Back in 1992, El Mariachi was made by then-23-year-old Robert Rodriguez in northern Mexico for $7,000, with all the intentions of being distributed across the Mexican home video market. Instead, Columbia Pictures took notice and released the film nationwide, earning international acclaim and even a spot in the national film registry for the young filmmaker.
In the 11 years that followed, Rodriguez wrote, directed, and edited two follow-up movies, Desperado in 1995, recasting unknown Carlos Gallardo with movie star Antonio Banderas (who turns 55 today), and the star-studded Once Upon A Time in Mexico in 2003. With considerably more capital to work with, Rodriguez elevated his game with each installment, creating more complex and elaborate action sequences every time. Take a look at some of the best bloody, blown-up, and bullet-ridden scenes throughout the trilogy.
Azul strolls in for a beer
Fresh from the assassination attempt that lead to his escape from jail, Azul continues his path of revenge against Moco, the boss who orchestrated the hit against him. Tense stand-off scenes like this would become a staple of the trilogy, and Rodriguez’s style — the gritty, low-budget quality punctuated by the almost deafening silence — heightens the tension.
“I just killed four men.”
After confusing their two guitar cases, El Mariachi, who’d come to town simply to play guitar, is confronted by a group of Moco’s thugs, mistaking him for the notorious Azul. El Mariachi, discovering the weapons at his disposal, sets events in motion that continue throughout the trilogy. It turns out that playing the guitar isn’t his only talent.
Moco’s Last Stand
After Moco’s rage costs El Mariachi everything he had in the world (including his right hand — at least through the end of this installment), he kills him in front of his henchmen, who simply walk away. It’s a blunt, anticlimactic end to a violent and kinetic film, and almost seems to subvert the 90 minutes of over-the-top action that preceded it.
Looking for Bucho
1995’s Desperado treaded a lot of the same ground as its predecessor, as we’re re-introduced to El Mariachi as he strolls into a cantina with a single objective: wanting to find and take revenge on Bucho. It doesn’t take long before the entire scene erupts in gunfire, though the unconventional humor works its way in through a prolonged gag about the inevitability of running out of bullets. If that wasn’t enough, you’ve got Quentin Tarantino as the joke-telling pickup guy, too.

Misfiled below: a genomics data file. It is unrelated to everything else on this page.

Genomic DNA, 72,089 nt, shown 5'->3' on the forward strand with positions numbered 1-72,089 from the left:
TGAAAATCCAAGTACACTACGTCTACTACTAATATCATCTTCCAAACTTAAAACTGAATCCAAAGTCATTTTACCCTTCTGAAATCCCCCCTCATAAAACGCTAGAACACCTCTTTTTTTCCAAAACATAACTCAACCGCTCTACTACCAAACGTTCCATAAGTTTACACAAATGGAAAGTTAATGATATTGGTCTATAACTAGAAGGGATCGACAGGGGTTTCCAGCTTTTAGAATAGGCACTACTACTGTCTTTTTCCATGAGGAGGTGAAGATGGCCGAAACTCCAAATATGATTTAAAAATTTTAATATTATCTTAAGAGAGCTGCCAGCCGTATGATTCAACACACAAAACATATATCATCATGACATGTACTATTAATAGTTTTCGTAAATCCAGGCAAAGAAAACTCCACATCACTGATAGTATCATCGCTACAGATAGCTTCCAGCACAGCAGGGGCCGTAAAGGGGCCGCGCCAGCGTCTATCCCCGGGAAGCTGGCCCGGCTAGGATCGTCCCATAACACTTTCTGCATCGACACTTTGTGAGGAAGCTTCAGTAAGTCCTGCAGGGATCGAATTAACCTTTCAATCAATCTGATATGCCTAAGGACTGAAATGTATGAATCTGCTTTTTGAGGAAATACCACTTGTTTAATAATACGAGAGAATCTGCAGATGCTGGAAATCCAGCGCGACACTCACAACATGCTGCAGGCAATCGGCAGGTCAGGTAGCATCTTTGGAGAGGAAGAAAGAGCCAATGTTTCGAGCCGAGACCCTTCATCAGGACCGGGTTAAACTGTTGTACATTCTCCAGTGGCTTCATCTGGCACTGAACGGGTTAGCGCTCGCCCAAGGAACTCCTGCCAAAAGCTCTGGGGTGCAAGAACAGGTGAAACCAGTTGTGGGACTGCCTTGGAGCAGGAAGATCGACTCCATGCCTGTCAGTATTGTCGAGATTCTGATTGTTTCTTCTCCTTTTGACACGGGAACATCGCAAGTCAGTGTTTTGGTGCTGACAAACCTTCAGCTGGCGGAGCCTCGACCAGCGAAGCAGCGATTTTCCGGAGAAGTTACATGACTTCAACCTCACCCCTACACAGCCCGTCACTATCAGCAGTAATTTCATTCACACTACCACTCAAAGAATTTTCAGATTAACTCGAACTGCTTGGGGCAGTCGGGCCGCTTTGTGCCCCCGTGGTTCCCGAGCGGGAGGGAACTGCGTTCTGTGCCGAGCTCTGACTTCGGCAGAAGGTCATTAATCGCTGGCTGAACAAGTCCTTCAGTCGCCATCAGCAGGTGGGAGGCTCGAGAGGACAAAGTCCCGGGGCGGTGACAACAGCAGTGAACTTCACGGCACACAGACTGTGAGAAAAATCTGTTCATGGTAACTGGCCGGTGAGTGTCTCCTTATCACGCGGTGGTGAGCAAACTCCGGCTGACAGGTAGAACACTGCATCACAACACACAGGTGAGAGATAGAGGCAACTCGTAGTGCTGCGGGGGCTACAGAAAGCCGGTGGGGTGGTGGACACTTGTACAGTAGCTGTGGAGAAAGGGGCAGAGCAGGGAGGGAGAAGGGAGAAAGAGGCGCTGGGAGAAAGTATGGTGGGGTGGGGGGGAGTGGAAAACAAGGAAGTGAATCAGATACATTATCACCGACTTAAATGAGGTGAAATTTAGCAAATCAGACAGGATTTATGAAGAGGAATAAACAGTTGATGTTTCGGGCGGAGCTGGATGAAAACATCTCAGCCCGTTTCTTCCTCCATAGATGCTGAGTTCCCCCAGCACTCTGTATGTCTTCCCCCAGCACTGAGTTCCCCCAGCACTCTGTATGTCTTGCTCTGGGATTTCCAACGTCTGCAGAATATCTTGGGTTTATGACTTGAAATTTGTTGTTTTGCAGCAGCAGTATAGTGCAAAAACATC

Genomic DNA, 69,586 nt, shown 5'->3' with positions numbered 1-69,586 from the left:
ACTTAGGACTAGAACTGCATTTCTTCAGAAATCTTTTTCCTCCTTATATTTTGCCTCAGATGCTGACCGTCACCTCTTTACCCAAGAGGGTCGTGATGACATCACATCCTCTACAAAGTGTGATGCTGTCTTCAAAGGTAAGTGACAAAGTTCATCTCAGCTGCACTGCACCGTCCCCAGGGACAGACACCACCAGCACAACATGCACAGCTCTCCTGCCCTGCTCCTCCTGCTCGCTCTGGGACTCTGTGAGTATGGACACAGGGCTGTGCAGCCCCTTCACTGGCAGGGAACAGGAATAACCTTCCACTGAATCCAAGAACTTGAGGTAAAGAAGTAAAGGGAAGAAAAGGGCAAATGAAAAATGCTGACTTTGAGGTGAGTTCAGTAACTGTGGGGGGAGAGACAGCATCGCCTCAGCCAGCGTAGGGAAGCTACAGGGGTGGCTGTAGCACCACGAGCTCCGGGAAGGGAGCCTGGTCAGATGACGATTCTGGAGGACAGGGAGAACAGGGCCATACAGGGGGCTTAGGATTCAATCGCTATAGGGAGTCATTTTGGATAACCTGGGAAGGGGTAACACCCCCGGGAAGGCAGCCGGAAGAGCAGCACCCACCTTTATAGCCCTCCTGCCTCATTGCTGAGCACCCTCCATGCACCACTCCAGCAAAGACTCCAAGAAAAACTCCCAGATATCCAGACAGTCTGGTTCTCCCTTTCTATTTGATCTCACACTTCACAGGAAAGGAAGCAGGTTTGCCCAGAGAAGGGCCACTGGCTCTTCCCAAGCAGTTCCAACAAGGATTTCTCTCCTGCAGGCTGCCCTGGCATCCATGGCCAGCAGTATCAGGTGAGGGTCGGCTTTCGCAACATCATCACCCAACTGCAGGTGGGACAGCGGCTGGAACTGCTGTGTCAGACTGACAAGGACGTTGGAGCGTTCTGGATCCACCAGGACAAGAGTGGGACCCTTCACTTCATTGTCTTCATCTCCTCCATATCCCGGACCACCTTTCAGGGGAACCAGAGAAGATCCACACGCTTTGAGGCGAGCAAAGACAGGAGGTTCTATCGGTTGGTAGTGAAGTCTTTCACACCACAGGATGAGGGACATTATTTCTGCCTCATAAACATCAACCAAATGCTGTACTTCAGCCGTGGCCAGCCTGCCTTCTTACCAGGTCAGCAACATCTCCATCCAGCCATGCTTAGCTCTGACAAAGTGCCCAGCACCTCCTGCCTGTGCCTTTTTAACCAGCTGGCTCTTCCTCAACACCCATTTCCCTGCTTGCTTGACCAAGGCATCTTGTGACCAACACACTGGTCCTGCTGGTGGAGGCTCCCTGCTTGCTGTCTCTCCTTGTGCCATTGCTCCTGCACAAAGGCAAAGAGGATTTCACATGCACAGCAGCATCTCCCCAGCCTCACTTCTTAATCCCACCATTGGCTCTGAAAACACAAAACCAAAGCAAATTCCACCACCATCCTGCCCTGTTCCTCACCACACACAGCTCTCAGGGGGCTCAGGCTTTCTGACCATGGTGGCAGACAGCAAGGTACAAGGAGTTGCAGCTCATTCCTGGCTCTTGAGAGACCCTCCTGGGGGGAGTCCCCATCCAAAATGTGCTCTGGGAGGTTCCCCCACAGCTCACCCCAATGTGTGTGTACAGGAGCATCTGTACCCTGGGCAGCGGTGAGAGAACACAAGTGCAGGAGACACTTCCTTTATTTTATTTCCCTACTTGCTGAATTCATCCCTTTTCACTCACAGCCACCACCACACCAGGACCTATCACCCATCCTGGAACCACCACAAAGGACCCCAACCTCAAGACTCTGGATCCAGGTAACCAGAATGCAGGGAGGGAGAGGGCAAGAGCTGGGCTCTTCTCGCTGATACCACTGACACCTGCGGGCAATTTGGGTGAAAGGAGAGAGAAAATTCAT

“I told you, no more bloodbaths!”
Buscemi pleads with El Mariachi, telling him there’s no revenge for the loss of the woman he loved. Despite him assuring him just minutes earlier that he intends to live a long life, Navajas shows up to prove otherwise. As El Mariachi manages to escape, Bucho’s goons show up, which leads to another violent showdown. Honestly, any time Danny Trejo ends up in a knife-throwing fury it’s worth noting.
As even more of Bucho’s henchmen quietly surround Carolina’s apartment above her cafe, El Mariachi manages to get her out of the way just before another shootout ensues. This one is topped off with his stellar backwards jump from one roof to another, landing just in time for an iconic “walk away from an explosion” moment.
With the second film’s explosive finale, there’s really nothing much to add here besides reminding everyone how cool the combination guitar case/machine guns and bazooka were, right?
Sands hears the legend
The third film, Once Upon A Time in Mexico, begins with the one-eyed Belini sitting down with rogue CIA agent Sands, telling him a story about the now legendary El Mariachi, who’s upgraded the guitar case filled with guns to a guitar/gun hybrid, playing a song before annihilating another bar full henchmen. As Belini explains to Sands: “The story’s been around, I’m sure there’s been some embellishments.”
Escaping in chains
Waking up finding himself chained to Carolina and armed bad guys closing in, El Mariachi uses the situation to his advantage in getting the two of them down the side of a building from the fifth floor. While it turns out to be one of his passing daydreams, it’s a marked leap in complexity from what was attempted in the prior two installments, while also paying clever homage to the original.
“You… are last!”
As El Mariachi meets Cucuy in the time square, he makes one simple conclusion: that he has no choice but to kill them all (I mean, obviously) before opening fire. After El Mariachi makes the promise to kill everyone else first, what ensues is a large-scale gunfight followed by a motorcycle chase, some cactus jumping, some dead bystanders, and even a Wilhelm scream. It may be the best scene in all three.
Sands’ sightless showdown
Enlisting the kid who tried to sell him chicles on the street earlier, Sands, now blinded after an encounter with Ajedrez and Barrio, uses the kid as his eyes to escape a henchman in hot pursuit. Thanks to the kid’s help and a well-placed spin move, Sands walks away with only a bullet in his arm.
The Day of the Dead massacre
As the parade suddenly erupts into a showdown between revolutionaries and the President’s army, it becomes a chaotic, disorienting, and ambitious action sequence with every character drawn into the crossfire. Of course, with it comes betrayal, double-crossing, and Rodriguez’s willingness to kill off major characters at the drop of a hat.